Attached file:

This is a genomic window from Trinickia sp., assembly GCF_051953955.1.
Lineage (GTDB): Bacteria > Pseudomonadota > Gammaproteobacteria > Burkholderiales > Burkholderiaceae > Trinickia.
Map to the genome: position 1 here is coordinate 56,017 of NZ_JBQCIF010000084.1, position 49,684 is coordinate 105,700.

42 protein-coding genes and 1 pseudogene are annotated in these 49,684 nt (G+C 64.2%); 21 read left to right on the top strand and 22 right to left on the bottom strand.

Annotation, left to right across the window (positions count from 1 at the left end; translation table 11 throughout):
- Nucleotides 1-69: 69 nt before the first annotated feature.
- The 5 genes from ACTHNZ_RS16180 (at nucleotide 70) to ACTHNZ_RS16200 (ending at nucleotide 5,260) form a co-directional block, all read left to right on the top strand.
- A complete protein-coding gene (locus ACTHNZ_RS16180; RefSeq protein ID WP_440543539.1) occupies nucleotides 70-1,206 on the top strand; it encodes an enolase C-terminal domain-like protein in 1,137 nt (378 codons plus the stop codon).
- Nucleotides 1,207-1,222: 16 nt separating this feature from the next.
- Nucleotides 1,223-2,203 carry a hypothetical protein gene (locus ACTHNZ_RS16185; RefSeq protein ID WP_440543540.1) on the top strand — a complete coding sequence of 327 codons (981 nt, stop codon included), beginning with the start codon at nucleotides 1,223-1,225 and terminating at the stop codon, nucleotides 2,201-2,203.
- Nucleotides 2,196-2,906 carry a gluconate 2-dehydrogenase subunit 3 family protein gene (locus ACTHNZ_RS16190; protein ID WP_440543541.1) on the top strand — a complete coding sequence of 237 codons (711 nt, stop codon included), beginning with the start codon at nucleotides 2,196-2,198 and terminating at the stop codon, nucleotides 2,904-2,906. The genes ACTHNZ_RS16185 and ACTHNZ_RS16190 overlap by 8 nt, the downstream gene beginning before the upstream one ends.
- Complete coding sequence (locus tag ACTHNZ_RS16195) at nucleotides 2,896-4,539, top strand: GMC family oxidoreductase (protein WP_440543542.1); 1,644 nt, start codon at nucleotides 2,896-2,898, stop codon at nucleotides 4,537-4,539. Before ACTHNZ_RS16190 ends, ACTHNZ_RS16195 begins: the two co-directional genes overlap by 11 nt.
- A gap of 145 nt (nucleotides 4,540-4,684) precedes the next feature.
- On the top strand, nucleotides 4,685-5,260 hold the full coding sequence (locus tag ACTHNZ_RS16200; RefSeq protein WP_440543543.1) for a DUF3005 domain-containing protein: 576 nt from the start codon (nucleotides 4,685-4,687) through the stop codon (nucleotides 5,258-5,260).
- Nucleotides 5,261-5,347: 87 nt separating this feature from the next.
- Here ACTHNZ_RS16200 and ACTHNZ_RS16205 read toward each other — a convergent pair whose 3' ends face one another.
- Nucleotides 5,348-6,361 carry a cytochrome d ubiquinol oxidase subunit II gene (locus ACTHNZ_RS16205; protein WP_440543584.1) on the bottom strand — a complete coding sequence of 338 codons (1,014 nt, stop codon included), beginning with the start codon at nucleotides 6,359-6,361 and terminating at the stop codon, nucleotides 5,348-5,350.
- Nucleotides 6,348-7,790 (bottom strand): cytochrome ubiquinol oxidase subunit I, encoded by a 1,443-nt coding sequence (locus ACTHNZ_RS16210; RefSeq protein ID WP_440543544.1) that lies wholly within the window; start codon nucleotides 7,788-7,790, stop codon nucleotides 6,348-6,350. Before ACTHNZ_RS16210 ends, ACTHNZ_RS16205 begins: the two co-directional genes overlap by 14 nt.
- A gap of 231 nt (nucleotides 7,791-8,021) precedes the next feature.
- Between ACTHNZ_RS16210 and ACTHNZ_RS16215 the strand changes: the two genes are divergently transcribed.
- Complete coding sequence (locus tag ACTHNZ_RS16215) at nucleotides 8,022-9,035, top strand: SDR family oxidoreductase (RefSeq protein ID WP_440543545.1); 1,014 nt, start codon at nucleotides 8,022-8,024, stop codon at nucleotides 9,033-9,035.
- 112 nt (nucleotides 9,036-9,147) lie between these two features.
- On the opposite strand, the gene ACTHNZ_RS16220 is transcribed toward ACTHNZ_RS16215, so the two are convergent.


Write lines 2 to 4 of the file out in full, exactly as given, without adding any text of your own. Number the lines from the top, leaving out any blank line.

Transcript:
Lineage (GTDB): Bacteria > Pseudomonadota > Gammaproteobacteria > Burkholderiales > Burkholderiaceae > Trinickia.
Map to the genome: position 1 here is coordinate 56,017 of NZ_JBQCIF010000084.1, position 49,684 is coordinate 105,700.

42 protein-coding genes and 1 pseudogene are annotated in these 49,684 nt (G+C 64.2%); 21 read left to right on the top strand and 22 right to left on the bottom strand.